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Can someone explain for me how to build a XOR gate using 5 NOR gates? The thing I'm looking for is a proof similar to this:

$A^B\ =\ (!A)B\ +\ A(!B)$

$=\ !!((!A)B)\ +\ !!(A(!B))$

$=\ !(!!A\ +\ !B)\ +\ !(!A\ +\ !!B)$

$=\ !(A\ +\ !B)\ +\ !(!A\ +\ B)$

$=\ !((A\ +\ !B)(!A\ +\ B))$

$=\ !(A(!A)\ +\ AB\ +\ (!A)(!B)\ +\ B(!B))$

$=\ !(AB\ +\ (!A)(!B))$

$=\ !(AB)(!(!A)(!B))$

$=\ !(AB)(!!A\ +\ !!B)$

$=\ !(AB)(A+B)$

$=\ !(AB)A\ +\ !(AB)B$

$=\ !!(!(AB)A\ +\ !(AB)B)$

$=\ !((!(!(AB)A))(!(!(AB)B)))$

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    $\begingroup$ This can be answered by a very simple Google query $\endgroup$
    – Pål GD
    Mar 29 at 20:19
  • $\begingroup$ geeksforgeeks.org/implementation-of-xor-gate-from-nor-gate this link provides solution. and I got result by simply typing in google search: "XOR gate with 5 nor gates" $\endgroup$
    – math boy
    Mar 29 at 21:34
  • $\begingroup$ @mathboy this was not what I was looking for, I already did that type of search before asking this question. In the website you linked they only explain it starting from the circuit implementation. What I woul like to know is how you can prove it starting from an expression and then using only formulas step by step. Maybe I wasn't clear enough. Sorry and thank you for the answer. $\endgroup$ Mar 30 at 11:31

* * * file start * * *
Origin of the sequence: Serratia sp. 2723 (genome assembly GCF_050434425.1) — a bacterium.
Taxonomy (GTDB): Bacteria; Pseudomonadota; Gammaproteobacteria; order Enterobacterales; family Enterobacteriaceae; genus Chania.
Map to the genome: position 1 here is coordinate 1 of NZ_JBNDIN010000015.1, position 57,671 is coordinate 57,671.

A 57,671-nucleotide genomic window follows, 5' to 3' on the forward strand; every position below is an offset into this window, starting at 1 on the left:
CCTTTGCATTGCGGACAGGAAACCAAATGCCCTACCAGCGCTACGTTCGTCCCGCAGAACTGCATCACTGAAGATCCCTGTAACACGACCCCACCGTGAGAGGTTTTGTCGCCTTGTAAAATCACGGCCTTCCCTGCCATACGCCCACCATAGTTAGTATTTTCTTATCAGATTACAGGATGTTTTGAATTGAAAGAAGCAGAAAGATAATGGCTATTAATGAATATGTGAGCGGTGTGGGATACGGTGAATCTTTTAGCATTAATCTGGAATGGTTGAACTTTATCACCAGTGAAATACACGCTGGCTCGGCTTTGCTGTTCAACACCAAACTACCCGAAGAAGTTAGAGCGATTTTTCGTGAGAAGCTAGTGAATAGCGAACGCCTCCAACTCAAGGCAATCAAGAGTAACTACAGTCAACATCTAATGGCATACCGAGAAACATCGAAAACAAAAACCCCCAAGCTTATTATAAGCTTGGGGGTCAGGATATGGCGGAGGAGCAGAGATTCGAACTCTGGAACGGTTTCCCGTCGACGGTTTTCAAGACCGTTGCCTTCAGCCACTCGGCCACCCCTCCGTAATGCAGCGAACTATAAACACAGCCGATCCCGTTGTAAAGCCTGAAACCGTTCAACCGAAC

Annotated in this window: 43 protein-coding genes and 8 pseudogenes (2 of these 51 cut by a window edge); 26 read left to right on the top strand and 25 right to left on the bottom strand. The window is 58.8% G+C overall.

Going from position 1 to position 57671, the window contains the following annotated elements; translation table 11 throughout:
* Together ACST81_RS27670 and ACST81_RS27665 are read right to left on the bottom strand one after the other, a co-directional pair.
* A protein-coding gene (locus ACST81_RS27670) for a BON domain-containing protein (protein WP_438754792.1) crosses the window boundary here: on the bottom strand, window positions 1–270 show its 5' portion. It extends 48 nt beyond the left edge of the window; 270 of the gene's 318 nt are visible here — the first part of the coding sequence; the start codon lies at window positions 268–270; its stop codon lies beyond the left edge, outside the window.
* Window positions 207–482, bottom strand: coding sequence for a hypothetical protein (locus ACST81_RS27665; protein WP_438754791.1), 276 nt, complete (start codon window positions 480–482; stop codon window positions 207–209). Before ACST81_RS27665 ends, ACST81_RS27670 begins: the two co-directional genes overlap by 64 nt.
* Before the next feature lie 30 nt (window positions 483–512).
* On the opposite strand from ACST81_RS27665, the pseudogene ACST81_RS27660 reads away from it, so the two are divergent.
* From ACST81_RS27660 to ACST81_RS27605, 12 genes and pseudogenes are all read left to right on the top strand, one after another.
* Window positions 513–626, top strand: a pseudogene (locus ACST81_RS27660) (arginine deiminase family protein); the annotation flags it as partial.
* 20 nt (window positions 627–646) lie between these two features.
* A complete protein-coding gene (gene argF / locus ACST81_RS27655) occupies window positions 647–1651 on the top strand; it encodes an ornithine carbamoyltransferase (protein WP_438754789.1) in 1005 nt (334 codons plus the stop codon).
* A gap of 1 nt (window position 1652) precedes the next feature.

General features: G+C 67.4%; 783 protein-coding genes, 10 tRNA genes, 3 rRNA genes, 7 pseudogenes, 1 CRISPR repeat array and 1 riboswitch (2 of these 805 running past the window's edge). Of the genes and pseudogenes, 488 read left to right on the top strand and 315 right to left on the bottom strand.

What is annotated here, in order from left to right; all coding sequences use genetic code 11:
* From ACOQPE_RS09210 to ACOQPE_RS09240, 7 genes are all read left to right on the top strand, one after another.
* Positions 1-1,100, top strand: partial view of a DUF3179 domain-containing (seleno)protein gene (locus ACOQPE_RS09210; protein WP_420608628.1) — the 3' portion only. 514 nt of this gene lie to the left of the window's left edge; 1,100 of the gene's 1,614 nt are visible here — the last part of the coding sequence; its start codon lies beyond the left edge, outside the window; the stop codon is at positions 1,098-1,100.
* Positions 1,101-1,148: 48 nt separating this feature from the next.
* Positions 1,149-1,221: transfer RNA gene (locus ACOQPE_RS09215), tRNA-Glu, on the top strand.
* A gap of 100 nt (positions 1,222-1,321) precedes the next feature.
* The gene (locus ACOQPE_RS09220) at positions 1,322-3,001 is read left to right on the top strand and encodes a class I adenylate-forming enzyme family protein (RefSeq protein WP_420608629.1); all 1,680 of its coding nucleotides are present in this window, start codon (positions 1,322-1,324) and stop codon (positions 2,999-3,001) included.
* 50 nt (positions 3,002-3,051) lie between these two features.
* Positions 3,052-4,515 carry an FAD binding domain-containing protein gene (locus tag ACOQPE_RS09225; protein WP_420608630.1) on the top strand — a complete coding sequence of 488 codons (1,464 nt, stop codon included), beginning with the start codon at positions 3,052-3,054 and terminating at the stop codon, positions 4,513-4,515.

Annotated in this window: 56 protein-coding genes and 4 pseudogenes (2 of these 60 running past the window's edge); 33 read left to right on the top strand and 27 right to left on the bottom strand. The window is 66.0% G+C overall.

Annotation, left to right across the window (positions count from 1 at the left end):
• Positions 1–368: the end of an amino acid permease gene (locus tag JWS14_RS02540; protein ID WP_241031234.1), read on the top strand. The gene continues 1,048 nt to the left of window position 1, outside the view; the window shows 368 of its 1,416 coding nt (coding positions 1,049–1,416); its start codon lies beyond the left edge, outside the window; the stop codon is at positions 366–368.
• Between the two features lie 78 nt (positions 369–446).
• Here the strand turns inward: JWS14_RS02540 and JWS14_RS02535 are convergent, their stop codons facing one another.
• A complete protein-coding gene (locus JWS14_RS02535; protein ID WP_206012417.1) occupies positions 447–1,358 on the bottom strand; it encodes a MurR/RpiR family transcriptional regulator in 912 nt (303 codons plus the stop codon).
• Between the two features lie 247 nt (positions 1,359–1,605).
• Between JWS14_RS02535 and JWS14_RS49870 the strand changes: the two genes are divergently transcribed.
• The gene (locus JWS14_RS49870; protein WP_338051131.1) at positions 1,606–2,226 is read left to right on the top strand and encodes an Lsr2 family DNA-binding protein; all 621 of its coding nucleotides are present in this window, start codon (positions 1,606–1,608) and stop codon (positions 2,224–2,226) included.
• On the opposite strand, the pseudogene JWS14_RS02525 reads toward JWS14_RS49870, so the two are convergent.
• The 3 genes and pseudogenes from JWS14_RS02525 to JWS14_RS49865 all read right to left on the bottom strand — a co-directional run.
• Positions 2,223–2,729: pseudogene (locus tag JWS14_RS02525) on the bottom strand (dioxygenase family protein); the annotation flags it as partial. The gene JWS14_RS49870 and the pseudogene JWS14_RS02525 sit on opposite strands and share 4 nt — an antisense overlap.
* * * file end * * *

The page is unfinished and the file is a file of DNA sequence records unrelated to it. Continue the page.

2 Answers 2

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The brute force approach: There are 16 functions with two arguments, and 65,536 sets of such functions. Initially with 0 gates you have two functions: A and B.

Calculate all sets that you can build with one nor gate. You can implement a nor a = not a with one gate, or not b, or a nor b. So you create three sets by adding one of these three functions to your existing set.

Calculate all sets that you can build with two nor gates, by adding x nor y with x, y being any of the three existing set members. Then all sets needing three, four or five gates. And hope the last gate contains your expression.

This approach also lets you solve questions like “how do I implement these three functions simultaneously with the minimum number of nor gates”.

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a xor b = x nor y. We need x, y so that x or y = not (a xor b) = (a and b) or (!a and !b). So we try to represent x = (a and b) using nor, and y = (!a and !b), then a xor b = x nor y.

y is easy: !a and !b = ! (a and b) = a nor b.

!a = a nor a, !b = b nor b, so x = ((a nor a) nor (b nor b)), and that’s it.

a xor b = ((a nor a) nor (b nor b)) nor (a nor b).

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  • $\begingroup$ Interesting. Wikipedia gives two "implementations" of XOR using NOR gates. This is the second one. The other implementation is not in tree format, meaning that one gate-output is reused as input in two different gates. I now realize that the non-tree implementation cannot be obtained by straightforward algebraic manipulation, as logical formulas are in itself tree-like. $\endgroup$ Apr 1 at 11:04

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